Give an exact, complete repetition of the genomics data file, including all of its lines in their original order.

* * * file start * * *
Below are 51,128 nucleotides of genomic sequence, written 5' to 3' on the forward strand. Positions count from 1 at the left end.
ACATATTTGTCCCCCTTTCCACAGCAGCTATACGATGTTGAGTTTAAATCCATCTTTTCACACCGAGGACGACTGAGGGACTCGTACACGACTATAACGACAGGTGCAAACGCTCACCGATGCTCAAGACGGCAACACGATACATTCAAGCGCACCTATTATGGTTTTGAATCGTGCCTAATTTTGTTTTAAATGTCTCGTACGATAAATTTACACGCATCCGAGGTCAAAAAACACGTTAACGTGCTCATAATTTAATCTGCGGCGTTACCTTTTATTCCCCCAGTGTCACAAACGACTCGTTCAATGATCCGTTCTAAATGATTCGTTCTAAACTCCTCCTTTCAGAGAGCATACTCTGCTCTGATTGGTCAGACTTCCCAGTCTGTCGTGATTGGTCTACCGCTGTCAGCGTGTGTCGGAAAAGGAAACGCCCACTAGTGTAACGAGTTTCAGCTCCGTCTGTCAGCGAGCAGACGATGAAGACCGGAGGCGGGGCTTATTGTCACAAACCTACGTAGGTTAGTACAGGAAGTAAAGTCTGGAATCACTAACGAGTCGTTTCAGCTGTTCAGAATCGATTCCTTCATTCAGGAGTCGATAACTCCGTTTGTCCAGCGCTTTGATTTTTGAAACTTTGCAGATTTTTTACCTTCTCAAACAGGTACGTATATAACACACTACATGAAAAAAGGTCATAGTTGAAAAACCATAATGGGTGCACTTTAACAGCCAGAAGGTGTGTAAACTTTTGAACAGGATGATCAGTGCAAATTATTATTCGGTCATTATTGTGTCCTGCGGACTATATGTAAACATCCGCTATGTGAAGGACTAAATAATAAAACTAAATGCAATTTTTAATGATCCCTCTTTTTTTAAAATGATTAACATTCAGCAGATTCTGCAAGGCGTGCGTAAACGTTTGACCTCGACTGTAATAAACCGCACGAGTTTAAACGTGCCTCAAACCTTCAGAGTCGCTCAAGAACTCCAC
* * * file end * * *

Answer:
Below are 51,128 nucleotides of genomic sequence, written 5' to 3' on the forward strand. Positions count from 1 at the left end.
ACATATTTGTCCCCCTTTCCACAGCAGCTATACGATGTTGAGTTTAAATCCATCTTTTCACACCGAGGACGACTGAGGGACTCGTACACGACTATAACGACAGGTGCAAACGCTCACCGATGCTCAAGACGGCAACACGATACATTCAAGCGCACCTATTATGGTTTTGAATCGTGCCTAATTTTGTTTTAAATGTCTCGTACGATAAATTTACACGCATCCGAGGTCAAAAAACACGTTAACGTGCTCATAATTTAATCTGCGGCGTTACCTTTTATTCCCCCAGTGTCACAAACGACTCGTTCAATGATCCGTTCTAAATGATTCGTTCTAAACTCCTCCTTTCAGAGAGCATACTCTGCTCTGATTGGTCAGACTTCCCAGTCTGTCGTGATTGGTCTACCGCTGTCAGCGTGTGTCGGAAAAGGAAACGCCCACTAGTGTAACGAGTTTCAGCTCCGTCTGTCAGCGAGCAGACGATGAAGACCGGAGGCGGGGCTTATTGTCACAAACCTACGTAGGTTAGTACAGGAAGTAAAGTCTGGAATCACTAACGAGTCGTTTCAGCTGTTCAGAATCGATTCCTTCATTCAGGAGTCGATAACTCCGTTTGTCCAGCGCTTTGATTTTTGAAACTTTGCAGATTTTTTACCTTCTCAAACAGGTACGTATATAACACACTACATGAAAAAAGGTCATAGTTGAAAAACCATAATGGGTGCACTTTAACAGCCAGAAGGTGTGTAAACTTTTGAACAGGATGATCAGTGCAAATTATTATTCGGTCATTATTGTGTCCTGCGGACTATATGTAAACATCCGCTATGTGAAGGACTAAATAATAAAACTAAATGCAATTTTTAATGATCCCTCTTTTTTTAAAATGATTAACATTCAGCAGATTCTGCAAGGCGTGCGTAAACGTTTGACCTCGACTGTAATAAACCGCACGAGTTTAAACGTGCCTCAAACCTTCAGAGTCGCTCAAGAACTCCAC